Incognito Press

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Posts Tagged ‘cat’

The Medicalization of Grief

Posted by E on August 29, 2015

sadness heart tree

We like to think we live in a diverse, tolerant, understanding society, when nothing could be further from the truth. The Cult of Positive Thinking has made it socially-acceptable to be shunned for expressing real emotions: sadness, grief, any manifestation of loss that isn’t perfectly encapsulated by a prescribed set time, after which you are supposed to “move on.” There are craploads of online articles that purport to answer the question “What is normal grief?” (emphasis mine), “What is the difference between grief and clinical depression”, “Grief – What’s Normal and What’s Not?” and “A Helpful Guide to Coping with Grief and Loss” – as though something like this can be easily slotted into a How-To guide. As if, you can grief for a certain period of time, dependant on the degree of closeness to the deceased, and afterwards you’re clinically abnormal if you do.

So what is “normal”? Three to six months for an elderly parent? Nine months for a spouse? One week for a pet?

Leo Dec2011 smallWhen my beloved cat Leo, who was like a child to me, had to be put down in 2012, I could tell that my grief wasn’t socially acceptable. Of course, no one actually came out to say, “It’s just a cat,” but I know that’s what they were thinking. His death affected me viscerally for two years, well past socially-acceptable norms. I didn’t think of Leo’s soul and spirit as a “cat.” He was a family member. But in our world, there is an unspoken denigration of any species other than Homo Sapiens. And in this society, nobody wants to talk about grief. After all, how long are you supposed to grieve a “pet”? A week? Is the loss even considered “serious enough” to take time off work?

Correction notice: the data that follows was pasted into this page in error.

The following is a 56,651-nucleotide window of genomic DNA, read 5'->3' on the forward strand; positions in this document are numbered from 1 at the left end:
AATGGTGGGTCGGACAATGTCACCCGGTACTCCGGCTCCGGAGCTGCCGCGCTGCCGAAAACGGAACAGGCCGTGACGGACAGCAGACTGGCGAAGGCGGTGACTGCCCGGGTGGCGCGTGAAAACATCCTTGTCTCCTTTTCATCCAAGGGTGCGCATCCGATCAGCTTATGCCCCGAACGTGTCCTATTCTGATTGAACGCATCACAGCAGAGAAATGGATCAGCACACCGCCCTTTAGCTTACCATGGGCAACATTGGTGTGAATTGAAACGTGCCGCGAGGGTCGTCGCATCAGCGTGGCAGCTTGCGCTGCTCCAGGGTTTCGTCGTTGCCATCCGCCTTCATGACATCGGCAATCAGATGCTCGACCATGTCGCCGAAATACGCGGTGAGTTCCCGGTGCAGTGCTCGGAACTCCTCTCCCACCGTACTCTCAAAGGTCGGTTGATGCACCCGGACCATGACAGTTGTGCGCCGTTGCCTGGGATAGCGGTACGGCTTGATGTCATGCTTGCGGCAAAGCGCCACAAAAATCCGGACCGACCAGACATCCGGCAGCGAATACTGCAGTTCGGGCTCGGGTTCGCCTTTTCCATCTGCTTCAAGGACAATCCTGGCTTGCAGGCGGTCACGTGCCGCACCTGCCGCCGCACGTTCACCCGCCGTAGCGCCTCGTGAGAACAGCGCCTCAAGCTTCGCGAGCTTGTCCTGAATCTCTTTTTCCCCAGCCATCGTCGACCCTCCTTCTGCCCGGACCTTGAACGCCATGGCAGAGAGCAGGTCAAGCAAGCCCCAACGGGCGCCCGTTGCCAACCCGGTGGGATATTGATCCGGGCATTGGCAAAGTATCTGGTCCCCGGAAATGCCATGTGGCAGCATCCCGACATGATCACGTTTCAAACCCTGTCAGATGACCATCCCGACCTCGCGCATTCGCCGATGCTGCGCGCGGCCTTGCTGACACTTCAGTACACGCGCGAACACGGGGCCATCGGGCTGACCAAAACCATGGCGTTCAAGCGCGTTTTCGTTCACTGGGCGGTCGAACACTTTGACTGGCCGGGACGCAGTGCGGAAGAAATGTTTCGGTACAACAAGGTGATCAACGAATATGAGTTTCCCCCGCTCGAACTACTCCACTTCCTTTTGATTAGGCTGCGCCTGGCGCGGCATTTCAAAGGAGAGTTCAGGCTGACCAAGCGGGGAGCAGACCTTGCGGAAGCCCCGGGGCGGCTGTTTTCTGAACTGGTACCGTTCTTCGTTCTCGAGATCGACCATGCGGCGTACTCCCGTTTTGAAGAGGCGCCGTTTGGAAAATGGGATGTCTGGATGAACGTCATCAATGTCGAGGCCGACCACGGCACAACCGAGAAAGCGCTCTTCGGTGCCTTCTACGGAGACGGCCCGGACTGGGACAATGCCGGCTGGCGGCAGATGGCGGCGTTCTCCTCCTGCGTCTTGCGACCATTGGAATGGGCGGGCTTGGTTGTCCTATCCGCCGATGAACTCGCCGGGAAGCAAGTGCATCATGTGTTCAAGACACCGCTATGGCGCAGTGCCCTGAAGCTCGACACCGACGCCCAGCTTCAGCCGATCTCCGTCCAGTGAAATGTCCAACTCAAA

What if it was a child? How long are you supposed to grieve, before you are expected to put your best face on and be a “role model” for the world? Years ago, I read about the tragic, violent death of two New York City children murdered by their live-in nanny. Stabbed to death in their bathtub, during bath time, to be precise – a violent and brutal end to lives that never had a chance to bloom. Their mother had kept a meticulous blog of their life, full of wonderful, creative activities – picnics, playdates, the best Manhattan kindergartens money could buy – and when they were murdered, social media swarmed upon those photos. There was a kind of disturbed glee at the fact that someone in an upper-class, $10,000 per month rental apartment, could suffer loss.

But loss always feels the same. Whether you’re in the lowest or highest income brackets, to lose a child – indeed, anyone you love deeply, with all your heart and soul – is the worst ache you can ever experience. And yet the expectation was that, after a certain period of grief (say, a year), the family would move on with their surviving middle child and life would go on. Indeed, they did – they established a foundation and art scholarships in the names of their dead children and nowadays are all about being positive and carrying on the dead kids’ “legacy”.